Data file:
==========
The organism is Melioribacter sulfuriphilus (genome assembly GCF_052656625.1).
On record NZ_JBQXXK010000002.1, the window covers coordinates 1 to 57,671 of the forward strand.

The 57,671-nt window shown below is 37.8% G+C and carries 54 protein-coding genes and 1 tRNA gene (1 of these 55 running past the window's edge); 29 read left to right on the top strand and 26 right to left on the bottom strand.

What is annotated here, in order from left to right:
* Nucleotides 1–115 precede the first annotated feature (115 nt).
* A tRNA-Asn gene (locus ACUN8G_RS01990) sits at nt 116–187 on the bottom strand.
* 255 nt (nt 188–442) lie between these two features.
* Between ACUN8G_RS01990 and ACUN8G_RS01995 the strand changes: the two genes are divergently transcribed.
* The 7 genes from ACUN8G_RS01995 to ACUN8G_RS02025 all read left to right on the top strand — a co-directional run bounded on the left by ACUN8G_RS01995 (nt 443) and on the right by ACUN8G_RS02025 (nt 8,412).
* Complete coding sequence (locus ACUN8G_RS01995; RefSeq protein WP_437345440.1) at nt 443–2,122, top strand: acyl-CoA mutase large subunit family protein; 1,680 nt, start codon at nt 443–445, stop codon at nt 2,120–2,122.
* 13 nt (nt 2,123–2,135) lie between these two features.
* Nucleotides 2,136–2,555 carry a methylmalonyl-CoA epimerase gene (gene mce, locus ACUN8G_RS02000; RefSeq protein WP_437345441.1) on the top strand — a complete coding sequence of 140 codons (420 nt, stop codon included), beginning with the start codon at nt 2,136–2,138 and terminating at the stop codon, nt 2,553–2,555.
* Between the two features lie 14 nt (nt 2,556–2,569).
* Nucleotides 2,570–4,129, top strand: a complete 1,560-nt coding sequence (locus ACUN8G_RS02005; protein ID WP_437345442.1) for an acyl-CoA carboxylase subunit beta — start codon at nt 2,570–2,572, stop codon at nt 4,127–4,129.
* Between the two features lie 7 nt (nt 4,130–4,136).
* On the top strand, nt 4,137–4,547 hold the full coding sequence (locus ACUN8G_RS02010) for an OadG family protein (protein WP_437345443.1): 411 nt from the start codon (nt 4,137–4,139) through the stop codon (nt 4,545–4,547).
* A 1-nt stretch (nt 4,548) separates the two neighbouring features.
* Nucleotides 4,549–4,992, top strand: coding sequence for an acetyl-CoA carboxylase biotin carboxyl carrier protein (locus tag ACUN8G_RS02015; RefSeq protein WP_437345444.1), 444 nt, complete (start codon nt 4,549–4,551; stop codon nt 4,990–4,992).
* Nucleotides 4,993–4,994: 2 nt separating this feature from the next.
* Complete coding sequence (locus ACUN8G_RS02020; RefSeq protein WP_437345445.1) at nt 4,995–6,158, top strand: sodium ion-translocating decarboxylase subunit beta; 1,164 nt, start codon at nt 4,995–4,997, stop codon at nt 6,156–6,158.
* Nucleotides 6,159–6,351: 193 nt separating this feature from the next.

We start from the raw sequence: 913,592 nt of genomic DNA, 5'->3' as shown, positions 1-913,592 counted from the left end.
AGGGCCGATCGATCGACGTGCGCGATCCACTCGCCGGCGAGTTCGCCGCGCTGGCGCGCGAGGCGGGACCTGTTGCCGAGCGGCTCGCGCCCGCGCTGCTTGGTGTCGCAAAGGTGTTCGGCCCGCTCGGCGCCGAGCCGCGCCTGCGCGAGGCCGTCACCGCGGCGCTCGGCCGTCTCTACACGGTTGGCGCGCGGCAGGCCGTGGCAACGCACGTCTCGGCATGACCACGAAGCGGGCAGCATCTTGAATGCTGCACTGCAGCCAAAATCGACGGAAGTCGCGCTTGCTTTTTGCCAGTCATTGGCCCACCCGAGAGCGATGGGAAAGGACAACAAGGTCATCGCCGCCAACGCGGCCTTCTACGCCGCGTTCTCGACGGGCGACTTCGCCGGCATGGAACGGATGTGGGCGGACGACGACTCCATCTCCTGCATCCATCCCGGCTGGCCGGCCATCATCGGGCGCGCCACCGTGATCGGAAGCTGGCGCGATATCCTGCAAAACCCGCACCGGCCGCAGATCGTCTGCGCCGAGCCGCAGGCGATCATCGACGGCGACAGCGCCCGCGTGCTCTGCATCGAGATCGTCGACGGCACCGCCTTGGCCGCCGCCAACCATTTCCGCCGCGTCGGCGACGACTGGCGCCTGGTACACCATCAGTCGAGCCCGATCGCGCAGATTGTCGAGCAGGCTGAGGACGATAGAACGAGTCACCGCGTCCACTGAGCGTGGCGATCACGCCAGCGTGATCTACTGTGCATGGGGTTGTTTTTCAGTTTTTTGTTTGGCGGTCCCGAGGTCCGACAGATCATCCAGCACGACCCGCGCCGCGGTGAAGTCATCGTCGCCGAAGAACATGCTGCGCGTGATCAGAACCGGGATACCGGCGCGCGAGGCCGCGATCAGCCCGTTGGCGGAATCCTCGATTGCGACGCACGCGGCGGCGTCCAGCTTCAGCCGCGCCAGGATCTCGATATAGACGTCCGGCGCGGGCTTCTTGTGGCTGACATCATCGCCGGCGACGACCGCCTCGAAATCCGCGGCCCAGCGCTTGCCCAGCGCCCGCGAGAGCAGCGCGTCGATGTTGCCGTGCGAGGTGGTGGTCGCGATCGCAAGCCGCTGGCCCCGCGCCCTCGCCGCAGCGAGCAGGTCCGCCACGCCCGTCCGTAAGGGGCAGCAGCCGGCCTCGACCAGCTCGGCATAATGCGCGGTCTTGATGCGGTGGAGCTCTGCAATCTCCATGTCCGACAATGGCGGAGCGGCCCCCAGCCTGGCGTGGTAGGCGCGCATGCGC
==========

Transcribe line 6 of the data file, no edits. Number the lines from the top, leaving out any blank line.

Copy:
* A tRNA-Asn gene (locus ACUN8G_RS01990) sits at nt 116–187 on the bottom strand.